Government Solutions Are Slowing the Economy
A recent newspaper headline asked a question that’s presently on the minds of many Americans: “How long will the economic plunge go on?” Depending on the person answering the question, one might among other things hear “when taxes are reduced” or “when housing recovers.” Both answers are surely appealing, but then it’s also true that the U.S. economy has boomed with tax rates much higher than those at present, not to mention that even in its weakened state, prices today point to a housing market better than the one Americans experienced when this decade began.
Perhaps a better question to ask might be what the federal government is doing right now to make the economy worse, or what the government could stop doing so that the economy starts growing again. In this case, the answers to our present economic difficulties are many.
At first blush it should be said that economies grow when the ideas of entrepreneurs are matched with capital. Joseph Schumpeter wrote that entrepreneurs “disrupt”, but in order for them to do so they must first have access to existing economic assets in order to render them more productive.
When we consider the above, it’s fair to say that the federal government’s present proclivity to bail out anything and everything is anti-entrepreneur. Indeed, it is when companies are allowed to fail that the intrepid among us are able to snap up human and physical assets on the cheap in order to deploy them more profitably. So the first positive step from our federal minders would be for them to let markets reward the winners, all the while allowing the failed commercial combinations to go out of business.
Outgoing Treasury Secretary Henry Paulson seems to reinvent the Troubled Assets Relief Program (TARP) on a daily basis, but one of his foremost desires remains a reflation of sagging banks. In this instance he would like them to issue more credit cards so that individuals start consuming again. This sounds intriguing at first glance, but then economies never lack consumption so long as there is production. Bringing the entrepreneur into the equation once again, if TARP is tied to aiding the flagging consumer, eager new business entrants will suffer on the margin for capital being consumed rather than loaned to them with future growth in mind.
On the housing front, there’s seemingly a bipartisan consensus among economists that a healthy housing market is the path to our economic resurgence. The thinking here is backwards. A vibrant housing market doesn’t so much grow the economy as it’s the consumptive result of an otherwise productive commercial setting. Simply put, strong property markets in New York City and San Francisco aren’t the driver of either economy; instead the housing markets in both are the fortunate result of robust economic activity in both cities.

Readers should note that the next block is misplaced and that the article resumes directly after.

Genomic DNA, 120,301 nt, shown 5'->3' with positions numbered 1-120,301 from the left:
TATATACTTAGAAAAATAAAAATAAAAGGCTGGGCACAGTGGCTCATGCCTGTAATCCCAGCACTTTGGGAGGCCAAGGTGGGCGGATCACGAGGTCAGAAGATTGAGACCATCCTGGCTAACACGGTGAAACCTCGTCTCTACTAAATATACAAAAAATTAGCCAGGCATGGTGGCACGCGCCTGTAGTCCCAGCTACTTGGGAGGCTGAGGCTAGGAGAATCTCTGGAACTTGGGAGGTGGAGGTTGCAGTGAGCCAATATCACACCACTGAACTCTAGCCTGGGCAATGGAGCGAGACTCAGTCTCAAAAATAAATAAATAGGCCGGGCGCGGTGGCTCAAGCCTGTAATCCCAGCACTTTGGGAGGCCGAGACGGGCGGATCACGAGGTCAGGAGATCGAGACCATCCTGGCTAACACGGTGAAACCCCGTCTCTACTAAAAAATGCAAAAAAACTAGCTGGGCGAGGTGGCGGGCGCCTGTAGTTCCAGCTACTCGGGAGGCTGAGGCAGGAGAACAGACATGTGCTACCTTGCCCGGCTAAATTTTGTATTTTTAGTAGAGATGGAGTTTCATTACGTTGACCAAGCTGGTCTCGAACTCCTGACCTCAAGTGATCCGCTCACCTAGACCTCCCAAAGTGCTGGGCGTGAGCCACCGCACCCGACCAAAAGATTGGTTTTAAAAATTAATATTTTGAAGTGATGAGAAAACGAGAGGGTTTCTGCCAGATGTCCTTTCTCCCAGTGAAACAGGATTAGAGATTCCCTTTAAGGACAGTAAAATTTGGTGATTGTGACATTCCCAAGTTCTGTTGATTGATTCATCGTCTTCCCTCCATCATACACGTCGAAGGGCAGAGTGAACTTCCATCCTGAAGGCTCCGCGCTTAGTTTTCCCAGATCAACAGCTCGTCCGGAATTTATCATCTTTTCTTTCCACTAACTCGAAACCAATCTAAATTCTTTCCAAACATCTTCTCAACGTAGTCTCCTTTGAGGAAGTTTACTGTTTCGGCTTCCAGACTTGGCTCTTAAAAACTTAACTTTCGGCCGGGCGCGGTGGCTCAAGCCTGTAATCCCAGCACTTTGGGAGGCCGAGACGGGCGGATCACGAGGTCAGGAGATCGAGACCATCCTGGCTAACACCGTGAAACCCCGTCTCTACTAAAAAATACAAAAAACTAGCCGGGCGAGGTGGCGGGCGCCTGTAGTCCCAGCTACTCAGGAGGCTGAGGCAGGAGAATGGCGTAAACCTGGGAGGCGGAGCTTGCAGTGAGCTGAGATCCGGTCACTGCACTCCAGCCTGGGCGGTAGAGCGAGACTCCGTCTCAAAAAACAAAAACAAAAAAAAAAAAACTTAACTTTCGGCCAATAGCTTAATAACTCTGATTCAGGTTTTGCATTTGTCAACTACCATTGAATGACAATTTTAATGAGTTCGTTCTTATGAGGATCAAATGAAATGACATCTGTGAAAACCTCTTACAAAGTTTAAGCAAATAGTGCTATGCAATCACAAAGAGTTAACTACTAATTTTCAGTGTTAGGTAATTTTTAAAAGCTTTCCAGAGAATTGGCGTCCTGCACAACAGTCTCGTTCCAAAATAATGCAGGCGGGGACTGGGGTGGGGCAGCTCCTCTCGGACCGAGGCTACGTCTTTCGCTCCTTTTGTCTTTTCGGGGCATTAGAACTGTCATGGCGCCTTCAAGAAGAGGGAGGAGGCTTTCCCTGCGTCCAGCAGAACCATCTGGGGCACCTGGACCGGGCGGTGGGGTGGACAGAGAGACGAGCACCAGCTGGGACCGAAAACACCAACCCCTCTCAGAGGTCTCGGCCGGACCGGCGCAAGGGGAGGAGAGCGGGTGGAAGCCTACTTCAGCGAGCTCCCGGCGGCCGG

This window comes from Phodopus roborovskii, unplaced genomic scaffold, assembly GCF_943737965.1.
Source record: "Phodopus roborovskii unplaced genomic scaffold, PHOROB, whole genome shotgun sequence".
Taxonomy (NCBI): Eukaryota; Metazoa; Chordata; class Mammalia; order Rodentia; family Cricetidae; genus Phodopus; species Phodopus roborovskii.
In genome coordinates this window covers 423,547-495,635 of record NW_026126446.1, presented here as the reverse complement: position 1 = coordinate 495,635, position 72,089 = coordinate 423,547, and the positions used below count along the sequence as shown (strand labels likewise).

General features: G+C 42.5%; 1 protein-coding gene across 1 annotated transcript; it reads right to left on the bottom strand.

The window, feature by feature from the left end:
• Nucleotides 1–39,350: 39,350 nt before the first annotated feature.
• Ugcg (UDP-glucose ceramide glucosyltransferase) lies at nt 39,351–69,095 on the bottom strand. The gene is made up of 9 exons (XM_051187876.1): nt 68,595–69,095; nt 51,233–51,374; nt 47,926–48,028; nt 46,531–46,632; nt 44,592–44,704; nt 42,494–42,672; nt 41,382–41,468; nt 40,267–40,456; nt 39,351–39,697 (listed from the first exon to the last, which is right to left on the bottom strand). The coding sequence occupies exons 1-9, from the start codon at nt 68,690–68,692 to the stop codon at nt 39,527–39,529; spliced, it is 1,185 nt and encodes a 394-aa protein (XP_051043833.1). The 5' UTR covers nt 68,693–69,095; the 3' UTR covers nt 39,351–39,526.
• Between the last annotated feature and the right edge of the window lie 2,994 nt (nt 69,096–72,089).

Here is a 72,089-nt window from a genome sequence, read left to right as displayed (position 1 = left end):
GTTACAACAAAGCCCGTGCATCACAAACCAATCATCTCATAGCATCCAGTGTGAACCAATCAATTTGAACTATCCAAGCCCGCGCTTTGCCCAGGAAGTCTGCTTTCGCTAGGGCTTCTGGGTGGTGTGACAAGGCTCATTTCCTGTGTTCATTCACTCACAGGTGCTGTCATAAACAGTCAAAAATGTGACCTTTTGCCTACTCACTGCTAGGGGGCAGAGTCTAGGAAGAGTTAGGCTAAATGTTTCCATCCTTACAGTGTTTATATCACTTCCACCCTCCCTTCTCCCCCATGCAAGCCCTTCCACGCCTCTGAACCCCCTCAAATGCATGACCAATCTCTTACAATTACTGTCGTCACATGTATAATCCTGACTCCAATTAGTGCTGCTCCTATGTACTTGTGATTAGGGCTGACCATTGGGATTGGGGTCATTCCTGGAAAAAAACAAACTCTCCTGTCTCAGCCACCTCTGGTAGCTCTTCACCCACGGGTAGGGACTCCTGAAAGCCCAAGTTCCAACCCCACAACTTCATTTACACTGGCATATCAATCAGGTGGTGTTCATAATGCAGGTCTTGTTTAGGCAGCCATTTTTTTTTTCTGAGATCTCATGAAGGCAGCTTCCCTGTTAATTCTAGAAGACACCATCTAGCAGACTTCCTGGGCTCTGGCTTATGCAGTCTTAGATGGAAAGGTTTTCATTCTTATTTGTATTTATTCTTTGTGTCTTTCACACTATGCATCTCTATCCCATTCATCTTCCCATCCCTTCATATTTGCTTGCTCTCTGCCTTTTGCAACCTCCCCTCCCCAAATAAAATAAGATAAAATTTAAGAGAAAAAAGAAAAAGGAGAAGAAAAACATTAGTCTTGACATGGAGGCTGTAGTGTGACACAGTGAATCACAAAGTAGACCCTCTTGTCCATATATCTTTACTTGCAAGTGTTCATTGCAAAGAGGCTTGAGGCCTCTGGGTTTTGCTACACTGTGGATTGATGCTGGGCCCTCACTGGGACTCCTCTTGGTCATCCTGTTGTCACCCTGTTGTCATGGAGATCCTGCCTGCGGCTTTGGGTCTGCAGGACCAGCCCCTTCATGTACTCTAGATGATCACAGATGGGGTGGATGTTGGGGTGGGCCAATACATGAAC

So when the federal government seeks to use monies taxed or raised from the private sector in order to reduce mortgage rates and mortgage payments, it is in fact authoring our economy’s continued decline. This is surely the case if we yet again put the entrepreneur at the center of any presumed economic reawakening. To the extent that the government is reorienting capital away from the innovative sector, there is surely a smaller pool of capital available for innovators to bid for.
But perhaps the most paralyzing governmental activities when it comes to future growth are the efforts being made by the Treasury and the Federal Reserve to ease what many deem a “credit crunch.” When markets tighten with regard to credit, this is an essential market signal telling sidelined investors that returns will be high for the investor willing to take big risks.
In the above sense, start-ups in Newark (NJ) and East St. Louis regularly face tight credit conditions, but at the same time courageous investors are frequently rewarded for taking those risks. To the extent that rates of interest are presently high even for what many would consider safe investments, it’s essential that the rate signals be true as a way of attracting the very capital and growth that will eventually bring borrowing rates down once again.
While difficult credit conditions right now might paint a bleak picture for entrepreneurs, even worse for the latter is the process whereby the federal government blurs the price of credit, and in doing, drives investors away altogether. Capitalism is in the end reliant on the efficient deployment of capital, and when the blunt hand of government distorts this process, the certain result is less capital for all manner of new business entrants.
Schumpeter ultimately made plain that without access to capital, the entrepreneur “cannot become an entrepreneur.” And so as long as the federal government expropriates capital while distorting the market for same, the agents of growth eager to divert down-and-out assets to higher uses will lie in wait. In short, the answer to these difficult times isn’t more government, but instead a humble government that simply allows producers to produce.